A recent New York Times article pointed out changes in the eating disorder residential treatment industry that have caused significant changes to the programs. I still recommend residential treatment for many patients, but it's important to realize that these are not hospitals but have been bought by for-profit businesses with several, often contradictory, motives. Programs originally started by passionate individuals are now owned by holding corporations which have an influence on overall treatment. The educated patient needs to weigh all these factors into the decision to seek residential care.
Originally, treatment programs were all based in hospitals. They sprung from psychiatry programs in larger academic centers through the 1980's and 1990's when the need for eating disorder treatment followed the skyrocketing incidence of these illnesses. Although these programs still exist, changes in health insurance coverage have shortened hospital stays to only a few weeks and limited the hospital-based programs to provide primarily medical stabilization. Few still include long term treatment that can lead to recovery. Most hospital programs will refer recently stabilized patients to residential centers.
About 20 years ago, driven individuals started to create independent residential treatment facilities. Many of the founders were in recovery from an eating disorder themselves. They sought to provide a caring, kind and hopeful environment--qualities that much of the literature suggests are crucial to successful treatment. The growth of these centers stems from the extremely low success rate of outpatient treatment and hospital-based programs.
Because there is so little treatment proven to be effective in eating disorder recovery, the residential programs focused on creating an experience that reflects the knowledge of very experienced clinicians, a novel idea at the time. The notion that programs need to focus on evidence-based treatment is not viable: if treatment were that effective, there wouldn't be a need for residential centers. Evidence-based treatment typically reduces symptoms at best, but many programs strive instead for full recovery.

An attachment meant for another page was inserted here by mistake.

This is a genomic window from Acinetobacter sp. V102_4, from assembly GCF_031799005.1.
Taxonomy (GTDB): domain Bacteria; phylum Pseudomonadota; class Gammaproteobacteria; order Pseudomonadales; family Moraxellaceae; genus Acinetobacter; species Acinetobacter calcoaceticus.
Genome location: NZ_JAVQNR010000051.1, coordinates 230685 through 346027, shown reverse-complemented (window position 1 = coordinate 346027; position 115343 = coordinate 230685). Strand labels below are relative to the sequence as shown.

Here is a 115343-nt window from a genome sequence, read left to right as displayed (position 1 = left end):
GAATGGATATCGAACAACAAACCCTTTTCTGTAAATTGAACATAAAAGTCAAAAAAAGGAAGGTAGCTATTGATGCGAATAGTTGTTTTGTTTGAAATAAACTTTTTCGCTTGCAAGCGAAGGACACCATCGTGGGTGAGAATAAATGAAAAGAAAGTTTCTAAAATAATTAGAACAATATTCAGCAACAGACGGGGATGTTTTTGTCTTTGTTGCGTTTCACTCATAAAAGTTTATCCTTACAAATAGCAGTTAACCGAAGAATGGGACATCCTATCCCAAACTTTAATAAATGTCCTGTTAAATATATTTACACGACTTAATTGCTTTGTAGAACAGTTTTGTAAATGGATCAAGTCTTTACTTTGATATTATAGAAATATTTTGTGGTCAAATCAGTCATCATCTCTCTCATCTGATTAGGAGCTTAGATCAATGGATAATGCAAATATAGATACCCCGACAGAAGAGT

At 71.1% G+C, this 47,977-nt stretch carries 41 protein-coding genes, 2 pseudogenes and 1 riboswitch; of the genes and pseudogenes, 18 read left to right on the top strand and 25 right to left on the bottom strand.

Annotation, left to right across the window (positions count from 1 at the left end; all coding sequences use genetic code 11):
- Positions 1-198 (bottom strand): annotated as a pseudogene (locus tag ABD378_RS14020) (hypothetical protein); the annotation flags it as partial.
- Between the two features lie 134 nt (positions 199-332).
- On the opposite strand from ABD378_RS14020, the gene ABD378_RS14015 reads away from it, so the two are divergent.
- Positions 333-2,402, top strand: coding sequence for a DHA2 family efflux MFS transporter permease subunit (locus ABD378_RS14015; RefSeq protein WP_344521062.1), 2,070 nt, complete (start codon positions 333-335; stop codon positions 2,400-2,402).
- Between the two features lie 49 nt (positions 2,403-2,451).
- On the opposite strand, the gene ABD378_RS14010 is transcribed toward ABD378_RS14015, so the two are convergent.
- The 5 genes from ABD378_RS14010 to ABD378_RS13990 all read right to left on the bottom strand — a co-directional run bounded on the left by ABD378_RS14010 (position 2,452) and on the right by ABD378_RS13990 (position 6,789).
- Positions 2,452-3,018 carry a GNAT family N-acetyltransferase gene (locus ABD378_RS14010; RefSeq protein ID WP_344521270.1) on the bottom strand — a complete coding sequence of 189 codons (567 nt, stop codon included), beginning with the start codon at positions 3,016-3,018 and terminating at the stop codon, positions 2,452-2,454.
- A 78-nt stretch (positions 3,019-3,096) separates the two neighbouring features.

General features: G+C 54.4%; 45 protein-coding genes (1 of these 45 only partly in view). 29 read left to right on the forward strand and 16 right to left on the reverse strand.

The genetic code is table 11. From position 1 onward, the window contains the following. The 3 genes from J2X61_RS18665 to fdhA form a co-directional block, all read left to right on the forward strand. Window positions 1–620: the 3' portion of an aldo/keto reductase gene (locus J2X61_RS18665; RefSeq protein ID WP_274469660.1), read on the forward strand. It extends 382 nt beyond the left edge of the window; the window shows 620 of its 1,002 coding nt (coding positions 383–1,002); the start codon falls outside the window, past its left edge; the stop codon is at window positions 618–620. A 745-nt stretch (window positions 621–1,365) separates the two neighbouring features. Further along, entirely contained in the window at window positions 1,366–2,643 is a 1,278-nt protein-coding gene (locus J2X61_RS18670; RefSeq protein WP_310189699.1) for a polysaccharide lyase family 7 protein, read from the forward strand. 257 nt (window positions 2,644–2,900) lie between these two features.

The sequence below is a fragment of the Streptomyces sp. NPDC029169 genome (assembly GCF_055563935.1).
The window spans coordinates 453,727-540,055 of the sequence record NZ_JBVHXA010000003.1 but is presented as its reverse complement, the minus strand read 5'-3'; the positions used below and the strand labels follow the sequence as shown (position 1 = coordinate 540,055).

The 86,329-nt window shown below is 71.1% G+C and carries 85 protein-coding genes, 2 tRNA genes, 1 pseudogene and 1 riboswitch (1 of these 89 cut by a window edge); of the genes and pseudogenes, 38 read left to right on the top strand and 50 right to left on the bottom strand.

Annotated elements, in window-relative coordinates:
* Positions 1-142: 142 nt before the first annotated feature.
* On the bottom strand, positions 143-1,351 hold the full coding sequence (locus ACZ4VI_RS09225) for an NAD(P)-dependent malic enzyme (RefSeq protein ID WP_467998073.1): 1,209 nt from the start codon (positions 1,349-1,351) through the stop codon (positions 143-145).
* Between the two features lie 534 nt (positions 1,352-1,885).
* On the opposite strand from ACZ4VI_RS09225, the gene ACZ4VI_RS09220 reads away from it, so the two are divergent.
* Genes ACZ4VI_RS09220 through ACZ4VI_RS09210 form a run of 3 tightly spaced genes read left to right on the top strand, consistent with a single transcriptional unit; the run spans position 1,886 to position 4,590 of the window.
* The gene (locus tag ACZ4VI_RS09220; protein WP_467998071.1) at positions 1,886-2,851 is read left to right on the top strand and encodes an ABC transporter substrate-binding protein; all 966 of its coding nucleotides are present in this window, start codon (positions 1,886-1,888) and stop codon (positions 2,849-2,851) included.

A number of programs have successfully managed and treated a large number of patients, often some of the sickest and chronic ones. Integrating people into a community of recovered individuals who can provide ongoing care and support, seemingly crossing standard boundaries in psychotherapy, has been remarkably effective for many patients.
As for-profit businesses, the residential centers are also of interest to financial firms looking for a profit, and this problem has become a new and concerning issue in the industry.
Over the last few years, financial firms bought some of the most well-established and successful programs and, eager to expand the company for eventual sale, have opened many new branches across the country very quickly over the last few years. But expanding an eating disorder program is very different from opening more franchises of supermarkets or clothing stores. Replication of a successful treatment center is a more complex endeavor that involves hiring and training the right staff and incorporating a complex treatment philosophy.
The new programs are very uneven in staffing and therapeutic approach. It has proven extremely difficult to create the support and commitment of a treatment center to other branches opened across the country. The need to increase profitability, not for patients' benefit but for the financial backers, has compromised the quality and compassion of residential care. Accordingly, patients must beware of which program they choose to enter and need to educate themselves on each branch's reputation.
On a final note, the newspaper article doesn't acknowledge the long-term benefit of residential treatment to the eating disorder community. These programs have offered hope and recovery to people otherwise condemned to chronic, debilitating illnesses. The committed clinicians and administrative staffs have created an environment of healing unparalleled in the eating disorder treatment world.
The problem lies with introducing for-profit financial companies into the mix. That combination doesn't benefit patients at all.